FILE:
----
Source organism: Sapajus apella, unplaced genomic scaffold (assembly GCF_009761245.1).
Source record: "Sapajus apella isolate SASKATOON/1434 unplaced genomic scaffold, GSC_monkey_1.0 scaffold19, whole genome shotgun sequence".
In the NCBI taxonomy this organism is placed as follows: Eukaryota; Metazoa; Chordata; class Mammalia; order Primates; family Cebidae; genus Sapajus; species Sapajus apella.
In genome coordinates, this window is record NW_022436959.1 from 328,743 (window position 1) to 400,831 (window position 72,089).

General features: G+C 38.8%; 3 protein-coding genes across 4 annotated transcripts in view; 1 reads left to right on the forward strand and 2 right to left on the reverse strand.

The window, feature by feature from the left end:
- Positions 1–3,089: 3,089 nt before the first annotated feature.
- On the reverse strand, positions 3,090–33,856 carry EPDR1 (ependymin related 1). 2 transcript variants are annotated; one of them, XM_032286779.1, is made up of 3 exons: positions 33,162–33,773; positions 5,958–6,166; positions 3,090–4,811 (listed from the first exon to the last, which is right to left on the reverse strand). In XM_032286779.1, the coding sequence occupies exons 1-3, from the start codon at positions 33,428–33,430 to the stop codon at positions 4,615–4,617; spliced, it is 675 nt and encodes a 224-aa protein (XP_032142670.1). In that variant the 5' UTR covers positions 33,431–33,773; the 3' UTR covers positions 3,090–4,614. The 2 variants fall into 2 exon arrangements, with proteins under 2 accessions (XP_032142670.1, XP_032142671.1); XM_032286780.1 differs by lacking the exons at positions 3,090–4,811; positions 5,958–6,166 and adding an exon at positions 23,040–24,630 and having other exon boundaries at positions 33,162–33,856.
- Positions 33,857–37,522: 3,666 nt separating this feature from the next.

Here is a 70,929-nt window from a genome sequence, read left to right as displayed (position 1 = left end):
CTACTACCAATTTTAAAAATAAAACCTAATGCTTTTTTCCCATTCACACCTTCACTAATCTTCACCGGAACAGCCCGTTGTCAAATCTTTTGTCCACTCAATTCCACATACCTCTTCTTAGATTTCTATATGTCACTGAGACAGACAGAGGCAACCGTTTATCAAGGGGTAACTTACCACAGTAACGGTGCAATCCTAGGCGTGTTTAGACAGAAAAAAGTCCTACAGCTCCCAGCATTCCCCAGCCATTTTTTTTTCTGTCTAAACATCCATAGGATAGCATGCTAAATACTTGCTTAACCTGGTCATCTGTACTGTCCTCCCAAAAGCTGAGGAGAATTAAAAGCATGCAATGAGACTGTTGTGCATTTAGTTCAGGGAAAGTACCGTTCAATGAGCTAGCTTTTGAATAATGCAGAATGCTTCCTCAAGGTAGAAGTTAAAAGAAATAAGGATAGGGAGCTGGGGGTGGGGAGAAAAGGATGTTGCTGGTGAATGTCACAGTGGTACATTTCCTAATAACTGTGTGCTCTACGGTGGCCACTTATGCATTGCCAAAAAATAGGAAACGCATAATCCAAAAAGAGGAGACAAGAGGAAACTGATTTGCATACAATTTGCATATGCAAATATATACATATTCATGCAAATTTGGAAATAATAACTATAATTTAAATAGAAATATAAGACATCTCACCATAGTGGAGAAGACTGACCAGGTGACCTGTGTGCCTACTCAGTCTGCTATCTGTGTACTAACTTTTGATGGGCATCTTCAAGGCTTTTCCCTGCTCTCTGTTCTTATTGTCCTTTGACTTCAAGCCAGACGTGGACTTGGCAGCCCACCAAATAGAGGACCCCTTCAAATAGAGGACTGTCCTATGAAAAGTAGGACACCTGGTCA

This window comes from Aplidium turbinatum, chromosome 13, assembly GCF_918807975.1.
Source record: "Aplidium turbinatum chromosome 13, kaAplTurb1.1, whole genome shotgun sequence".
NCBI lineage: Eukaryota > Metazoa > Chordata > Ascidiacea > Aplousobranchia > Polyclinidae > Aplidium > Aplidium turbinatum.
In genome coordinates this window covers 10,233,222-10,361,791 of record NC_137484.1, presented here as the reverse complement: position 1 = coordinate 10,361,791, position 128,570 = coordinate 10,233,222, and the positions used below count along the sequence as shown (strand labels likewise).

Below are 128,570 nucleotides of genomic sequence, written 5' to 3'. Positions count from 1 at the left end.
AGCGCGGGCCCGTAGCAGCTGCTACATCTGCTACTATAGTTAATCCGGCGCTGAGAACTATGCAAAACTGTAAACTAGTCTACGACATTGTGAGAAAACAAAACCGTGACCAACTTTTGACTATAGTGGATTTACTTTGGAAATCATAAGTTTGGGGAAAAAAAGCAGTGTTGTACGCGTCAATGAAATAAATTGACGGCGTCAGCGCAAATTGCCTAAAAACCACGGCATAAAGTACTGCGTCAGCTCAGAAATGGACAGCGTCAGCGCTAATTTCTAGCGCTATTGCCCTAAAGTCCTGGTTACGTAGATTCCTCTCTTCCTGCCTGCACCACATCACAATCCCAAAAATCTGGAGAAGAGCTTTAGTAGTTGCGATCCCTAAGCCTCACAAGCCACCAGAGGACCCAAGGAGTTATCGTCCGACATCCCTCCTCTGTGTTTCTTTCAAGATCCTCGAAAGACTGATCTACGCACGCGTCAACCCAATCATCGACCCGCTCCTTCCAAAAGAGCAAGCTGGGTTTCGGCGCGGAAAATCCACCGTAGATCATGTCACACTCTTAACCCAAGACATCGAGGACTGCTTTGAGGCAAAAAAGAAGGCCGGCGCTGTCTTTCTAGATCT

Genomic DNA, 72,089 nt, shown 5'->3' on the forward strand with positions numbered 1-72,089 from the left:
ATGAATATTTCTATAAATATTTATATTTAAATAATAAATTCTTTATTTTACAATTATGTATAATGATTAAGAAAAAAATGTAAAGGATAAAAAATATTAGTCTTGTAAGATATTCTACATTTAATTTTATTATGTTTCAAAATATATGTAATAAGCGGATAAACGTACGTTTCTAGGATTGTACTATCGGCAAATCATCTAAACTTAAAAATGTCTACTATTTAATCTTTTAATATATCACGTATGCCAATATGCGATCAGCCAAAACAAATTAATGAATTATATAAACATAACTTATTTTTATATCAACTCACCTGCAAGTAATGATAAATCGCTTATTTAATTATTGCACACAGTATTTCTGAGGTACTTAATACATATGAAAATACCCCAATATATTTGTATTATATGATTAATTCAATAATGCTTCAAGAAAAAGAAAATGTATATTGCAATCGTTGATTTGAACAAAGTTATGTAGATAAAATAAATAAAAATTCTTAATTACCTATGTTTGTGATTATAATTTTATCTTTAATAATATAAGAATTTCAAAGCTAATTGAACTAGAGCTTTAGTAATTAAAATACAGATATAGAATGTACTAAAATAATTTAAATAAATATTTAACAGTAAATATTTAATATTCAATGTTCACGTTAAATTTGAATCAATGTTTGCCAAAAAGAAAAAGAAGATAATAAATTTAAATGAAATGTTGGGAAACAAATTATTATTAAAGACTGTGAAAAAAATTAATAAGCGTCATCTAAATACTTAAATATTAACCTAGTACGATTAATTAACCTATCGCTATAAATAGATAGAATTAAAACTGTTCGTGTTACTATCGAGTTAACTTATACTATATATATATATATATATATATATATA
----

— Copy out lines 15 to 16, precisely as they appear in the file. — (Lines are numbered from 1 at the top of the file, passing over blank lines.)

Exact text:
In genome coordinates this window covers 10,233,222-10,361,791 of record NC_137484.1, presented here as the reverse complement: position 1 = coordinate 10,361,791, position 128,570 = coordinate 10,233,222, and the positions used below count along the sequence as shown (strand labels likewise).

Below are 128,570 nucleotides of genomic sequence, written 5' to 3'. Positions count from 1 at the left end.